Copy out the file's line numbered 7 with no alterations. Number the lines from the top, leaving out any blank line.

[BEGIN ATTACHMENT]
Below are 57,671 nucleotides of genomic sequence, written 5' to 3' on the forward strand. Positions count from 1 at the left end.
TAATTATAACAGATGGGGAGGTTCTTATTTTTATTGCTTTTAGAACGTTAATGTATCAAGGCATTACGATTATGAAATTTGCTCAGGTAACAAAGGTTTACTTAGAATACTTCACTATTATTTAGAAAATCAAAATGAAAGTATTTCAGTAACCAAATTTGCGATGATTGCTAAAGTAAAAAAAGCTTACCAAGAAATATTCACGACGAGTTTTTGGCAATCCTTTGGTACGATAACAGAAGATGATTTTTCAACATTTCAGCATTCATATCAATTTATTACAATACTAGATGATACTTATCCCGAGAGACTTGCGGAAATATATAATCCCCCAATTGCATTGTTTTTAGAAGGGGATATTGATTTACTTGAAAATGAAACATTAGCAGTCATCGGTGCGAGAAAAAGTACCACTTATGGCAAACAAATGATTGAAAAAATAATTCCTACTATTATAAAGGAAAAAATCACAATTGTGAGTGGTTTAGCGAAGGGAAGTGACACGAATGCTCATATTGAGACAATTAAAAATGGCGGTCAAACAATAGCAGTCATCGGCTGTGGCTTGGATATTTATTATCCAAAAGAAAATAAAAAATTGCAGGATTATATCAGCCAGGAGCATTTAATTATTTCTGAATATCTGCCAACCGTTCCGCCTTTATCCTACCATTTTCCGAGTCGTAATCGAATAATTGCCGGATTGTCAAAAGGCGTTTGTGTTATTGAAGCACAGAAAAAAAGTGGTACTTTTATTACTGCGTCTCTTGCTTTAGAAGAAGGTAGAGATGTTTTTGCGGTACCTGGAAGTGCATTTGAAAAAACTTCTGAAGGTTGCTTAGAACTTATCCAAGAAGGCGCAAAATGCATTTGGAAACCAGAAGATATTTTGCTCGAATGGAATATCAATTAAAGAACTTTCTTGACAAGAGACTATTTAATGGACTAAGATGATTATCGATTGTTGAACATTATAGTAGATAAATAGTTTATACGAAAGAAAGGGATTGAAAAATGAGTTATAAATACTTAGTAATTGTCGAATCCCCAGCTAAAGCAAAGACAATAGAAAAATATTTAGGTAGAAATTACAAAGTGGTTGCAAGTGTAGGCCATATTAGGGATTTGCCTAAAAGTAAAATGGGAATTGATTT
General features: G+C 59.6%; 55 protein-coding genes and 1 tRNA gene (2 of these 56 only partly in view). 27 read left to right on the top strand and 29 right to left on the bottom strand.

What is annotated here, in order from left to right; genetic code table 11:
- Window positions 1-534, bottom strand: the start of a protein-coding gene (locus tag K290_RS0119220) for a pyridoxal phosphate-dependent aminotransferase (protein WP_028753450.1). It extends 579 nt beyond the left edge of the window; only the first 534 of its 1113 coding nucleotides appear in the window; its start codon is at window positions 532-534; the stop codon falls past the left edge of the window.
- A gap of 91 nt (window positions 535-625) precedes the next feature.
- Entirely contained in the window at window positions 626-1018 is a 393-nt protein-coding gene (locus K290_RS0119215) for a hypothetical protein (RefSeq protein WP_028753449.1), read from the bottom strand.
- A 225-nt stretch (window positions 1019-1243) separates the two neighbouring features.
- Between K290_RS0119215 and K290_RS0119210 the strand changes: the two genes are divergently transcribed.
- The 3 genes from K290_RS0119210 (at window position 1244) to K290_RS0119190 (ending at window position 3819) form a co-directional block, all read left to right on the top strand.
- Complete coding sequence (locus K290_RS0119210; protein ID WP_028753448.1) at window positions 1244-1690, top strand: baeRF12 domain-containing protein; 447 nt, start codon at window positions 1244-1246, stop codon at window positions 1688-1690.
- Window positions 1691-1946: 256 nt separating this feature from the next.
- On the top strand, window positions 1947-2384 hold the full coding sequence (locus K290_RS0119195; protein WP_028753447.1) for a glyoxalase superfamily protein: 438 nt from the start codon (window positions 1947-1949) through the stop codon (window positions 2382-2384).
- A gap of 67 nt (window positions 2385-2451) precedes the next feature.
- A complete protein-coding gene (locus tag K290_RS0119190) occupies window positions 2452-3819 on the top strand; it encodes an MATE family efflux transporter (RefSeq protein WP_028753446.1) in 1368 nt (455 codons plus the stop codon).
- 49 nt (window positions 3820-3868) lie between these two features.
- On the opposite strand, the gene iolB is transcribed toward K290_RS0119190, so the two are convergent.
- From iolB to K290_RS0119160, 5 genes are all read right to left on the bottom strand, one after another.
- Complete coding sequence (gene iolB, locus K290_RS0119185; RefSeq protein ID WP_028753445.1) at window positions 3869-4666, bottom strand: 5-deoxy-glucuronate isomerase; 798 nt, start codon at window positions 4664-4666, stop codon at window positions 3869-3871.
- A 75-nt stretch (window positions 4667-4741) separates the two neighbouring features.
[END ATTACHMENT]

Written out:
- Entirely contained in the window at window positions 626-1018 is a 393-nt protein-coding gene (locus K290_RS0119215) for a hypothetical protein (RefSeq protein WP_028753449.1), read from the bottom strand.